Variable Bit Rate (VBR) encoding will dynamically switch up and down the encoding rate based on the data it is given and will form an average over time of the final encoding rate specified. If you make the simple realization that more data requires a higher bit rate, you can fake out the codec using some tricks giving a little more quality to problem areas (sometimes at the expense of others, though). In essence this is faking a higher bit rate in spots...but inreality it is lowering it overall (keep in mind some things work backwards).
Add a few seconds of silence or pure black to the beginning and end of a wave or video file. Don't add too much or you will sit around waiting needlessly on the end product to do something. The key here is PURE. If the silence is noisy, that noise must be encoded. If the the pure video color is blocky and noisy, that noise must be encoded. Encoding noise is a waste of bits and will not gain you anything. In reality you can use any pure color in the video, but black is the most common.
In the Middle. If you're really good you may be able to add a little here and there in the middle regions. This can really only be done during transisions (like commercial breaks, before and after the open/close). If you add too much, it can really throw off the timing and feel, though.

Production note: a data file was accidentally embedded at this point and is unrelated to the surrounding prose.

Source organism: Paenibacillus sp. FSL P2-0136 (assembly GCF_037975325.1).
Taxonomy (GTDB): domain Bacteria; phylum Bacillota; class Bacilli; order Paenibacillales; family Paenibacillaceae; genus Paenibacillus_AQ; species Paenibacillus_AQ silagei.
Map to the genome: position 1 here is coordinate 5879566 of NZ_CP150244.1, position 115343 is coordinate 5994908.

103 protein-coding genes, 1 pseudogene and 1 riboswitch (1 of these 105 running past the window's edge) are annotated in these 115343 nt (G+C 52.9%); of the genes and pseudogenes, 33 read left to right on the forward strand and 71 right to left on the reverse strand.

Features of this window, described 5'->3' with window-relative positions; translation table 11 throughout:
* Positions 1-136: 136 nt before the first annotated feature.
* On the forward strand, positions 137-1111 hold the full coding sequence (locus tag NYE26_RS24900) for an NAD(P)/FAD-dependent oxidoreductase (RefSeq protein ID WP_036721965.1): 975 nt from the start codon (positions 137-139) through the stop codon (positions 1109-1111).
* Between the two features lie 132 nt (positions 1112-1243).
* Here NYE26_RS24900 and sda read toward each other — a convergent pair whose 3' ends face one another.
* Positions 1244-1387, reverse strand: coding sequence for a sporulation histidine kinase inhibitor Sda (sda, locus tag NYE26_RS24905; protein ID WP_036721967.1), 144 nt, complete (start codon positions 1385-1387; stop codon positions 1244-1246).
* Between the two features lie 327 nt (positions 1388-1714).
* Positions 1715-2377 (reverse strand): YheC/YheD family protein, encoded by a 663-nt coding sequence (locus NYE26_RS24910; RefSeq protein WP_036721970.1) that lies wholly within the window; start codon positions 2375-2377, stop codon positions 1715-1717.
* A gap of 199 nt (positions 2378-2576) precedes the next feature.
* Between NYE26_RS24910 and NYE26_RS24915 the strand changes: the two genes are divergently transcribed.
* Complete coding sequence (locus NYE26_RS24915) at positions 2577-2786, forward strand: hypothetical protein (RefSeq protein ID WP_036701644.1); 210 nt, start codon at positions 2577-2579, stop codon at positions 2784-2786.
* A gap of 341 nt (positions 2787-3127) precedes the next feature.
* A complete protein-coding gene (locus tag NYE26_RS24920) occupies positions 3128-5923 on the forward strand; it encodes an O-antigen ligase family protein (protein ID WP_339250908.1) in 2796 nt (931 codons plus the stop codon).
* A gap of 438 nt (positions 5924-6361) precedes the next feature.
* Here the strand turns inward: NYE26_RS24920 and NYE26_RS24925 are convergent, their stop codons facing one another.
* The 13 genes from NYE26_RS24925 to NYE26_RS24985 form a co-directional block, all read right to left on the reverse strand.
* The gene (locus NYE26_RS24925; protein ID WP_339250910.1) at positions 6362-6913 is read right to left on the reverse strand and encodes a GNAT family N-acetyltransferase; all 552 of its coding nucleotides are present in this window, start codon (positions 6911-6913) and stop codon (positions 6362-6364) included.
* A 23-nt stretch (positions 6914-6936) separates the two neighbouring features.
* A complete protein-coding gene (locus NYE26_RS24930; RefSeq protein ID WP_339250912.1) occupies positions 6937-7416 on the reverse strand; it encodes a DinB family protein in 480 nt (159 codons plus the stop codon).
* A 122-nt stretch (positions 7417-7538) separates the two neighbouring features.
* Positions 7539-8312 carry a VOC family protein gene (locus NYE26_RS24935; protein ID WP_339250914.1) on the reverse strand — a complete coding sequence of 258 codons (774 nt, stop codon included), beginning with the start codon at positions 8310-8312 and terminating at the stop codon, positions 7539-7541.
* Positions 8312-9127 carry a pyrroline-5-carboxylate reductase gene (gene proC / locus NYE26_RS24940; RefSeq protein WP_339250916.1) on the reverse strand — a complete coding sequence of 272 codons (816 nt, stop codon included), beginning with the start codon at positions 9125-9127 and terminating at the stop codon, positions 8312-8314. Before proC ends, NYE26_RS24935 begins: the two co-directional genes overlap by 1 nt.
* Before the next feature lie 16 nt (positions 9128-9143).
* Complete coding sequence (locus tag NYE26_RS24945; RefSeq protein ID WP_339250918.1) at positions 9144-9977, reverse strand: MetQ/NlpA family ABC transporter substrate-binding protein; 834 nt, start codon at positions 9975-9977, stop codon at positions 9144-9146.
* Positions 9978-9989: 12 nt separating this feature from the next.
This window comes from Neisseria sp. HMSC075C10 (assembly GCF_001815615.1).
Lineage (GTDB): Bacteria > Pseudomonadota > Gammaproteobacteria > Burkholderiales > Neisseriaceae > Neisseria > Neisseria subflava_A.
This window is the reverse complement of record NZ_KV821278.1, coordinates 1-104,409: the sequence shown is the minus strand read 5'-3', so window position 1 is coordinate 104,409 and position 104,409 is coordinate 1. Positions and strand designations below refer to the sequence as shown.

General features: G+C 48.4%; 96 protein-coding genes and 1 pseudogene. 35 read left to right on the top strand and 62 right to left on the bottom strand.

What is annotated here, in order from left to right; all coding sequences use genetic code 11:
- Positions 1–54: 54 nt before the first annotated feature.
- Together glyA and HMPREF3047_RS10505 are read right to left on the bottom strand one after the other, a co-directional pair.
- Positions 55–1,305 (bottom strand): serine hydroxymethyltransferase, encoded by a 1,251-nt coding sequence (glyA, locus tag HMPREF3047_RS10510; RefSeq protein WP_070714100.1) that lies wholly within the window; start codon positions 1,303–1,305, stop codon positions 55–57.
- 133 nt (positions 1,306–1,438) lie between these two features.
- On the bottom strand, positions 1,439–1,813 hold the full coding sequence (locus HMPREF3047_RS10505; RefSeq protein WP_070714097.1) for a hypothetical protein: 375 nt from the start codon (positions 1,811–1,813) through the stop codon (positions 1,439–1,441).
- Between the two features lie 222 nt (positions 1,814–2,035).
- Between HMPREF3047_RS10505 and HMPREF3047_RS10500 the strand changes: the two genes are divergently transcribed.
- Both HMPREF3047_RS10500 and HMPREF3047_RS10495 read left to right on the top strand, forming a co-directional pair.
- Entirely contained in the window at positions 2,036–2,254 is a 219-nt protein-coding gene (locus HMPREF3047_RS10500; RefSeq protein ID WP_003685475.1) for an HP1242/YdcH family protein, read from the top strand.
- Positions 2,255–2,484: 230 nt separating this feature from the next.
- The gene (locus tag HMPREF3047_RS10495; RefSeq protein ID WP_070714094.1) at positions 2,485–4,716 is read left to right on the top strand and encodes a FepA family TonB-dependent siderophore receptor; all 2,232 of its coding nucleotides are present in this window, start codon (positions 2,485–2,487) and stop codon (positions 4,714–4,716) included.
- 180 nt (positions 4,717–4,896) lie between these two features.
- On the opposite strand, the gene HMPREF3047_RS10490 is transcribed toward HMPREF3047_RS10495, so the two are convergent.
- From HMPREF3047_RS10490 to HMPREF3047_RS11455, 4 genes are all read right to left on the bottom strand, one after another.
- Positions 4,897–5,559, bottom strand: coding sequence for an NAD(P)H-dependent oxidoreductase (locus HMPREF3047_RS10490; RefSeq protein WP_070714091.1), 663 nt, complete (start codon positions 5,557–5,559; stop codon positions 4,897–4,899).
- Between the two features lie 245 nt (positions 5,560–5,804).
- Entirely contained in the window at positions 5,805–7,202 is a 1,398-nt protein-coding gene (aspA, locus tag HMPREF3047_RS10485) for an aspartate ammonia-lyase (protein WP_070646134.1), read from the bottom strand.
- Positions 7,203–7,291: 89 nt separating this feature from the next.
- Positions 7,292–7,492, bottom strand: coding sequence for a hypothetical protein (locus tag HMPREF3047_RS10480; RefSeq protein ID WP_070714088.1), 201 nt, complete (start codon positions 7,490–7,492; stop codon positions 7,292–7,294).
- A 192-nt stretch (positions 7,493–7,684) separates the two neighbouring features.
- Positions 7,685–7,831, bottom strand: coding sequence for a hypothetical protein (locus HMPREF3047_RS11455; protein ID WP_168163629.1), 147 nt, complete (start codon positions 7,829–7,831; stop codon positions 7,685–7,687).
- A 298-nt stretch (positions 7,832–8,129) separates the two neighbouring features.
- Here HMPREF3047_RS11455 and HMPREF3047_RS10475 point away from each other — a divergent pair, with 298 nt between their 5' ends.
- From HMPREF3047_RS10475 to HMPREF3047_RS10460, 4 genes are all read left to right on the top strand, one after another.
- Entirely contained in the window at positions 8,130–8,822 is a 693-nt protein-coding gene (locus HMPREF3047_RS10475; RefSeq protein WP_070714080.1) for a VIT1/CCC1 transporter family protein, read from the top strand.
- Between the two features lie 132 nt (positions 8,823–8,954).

A main limitation of this method is that it really should be very near the section that needs the extra bits. This isn't always doable. The main application for this is pure black at the beginning of a video that fades in (about 1 second should do). I've noticed many videos break up really bad like that at the beginning.
This method could be described as loading up the bit bucket...but it isn't free. (Some may call this reforcing an average bit rate at specific points.) If you are rendering to a specific file size, this will eat up some extra space and will average down other points in the video to meet the final size requirement. Depending on the video and other settings, this may or may not be noticable. The trade off for the extra bits in the bucket may even pay off on other scenes down the line, though. Since this is an advanced technique, it is more of an art.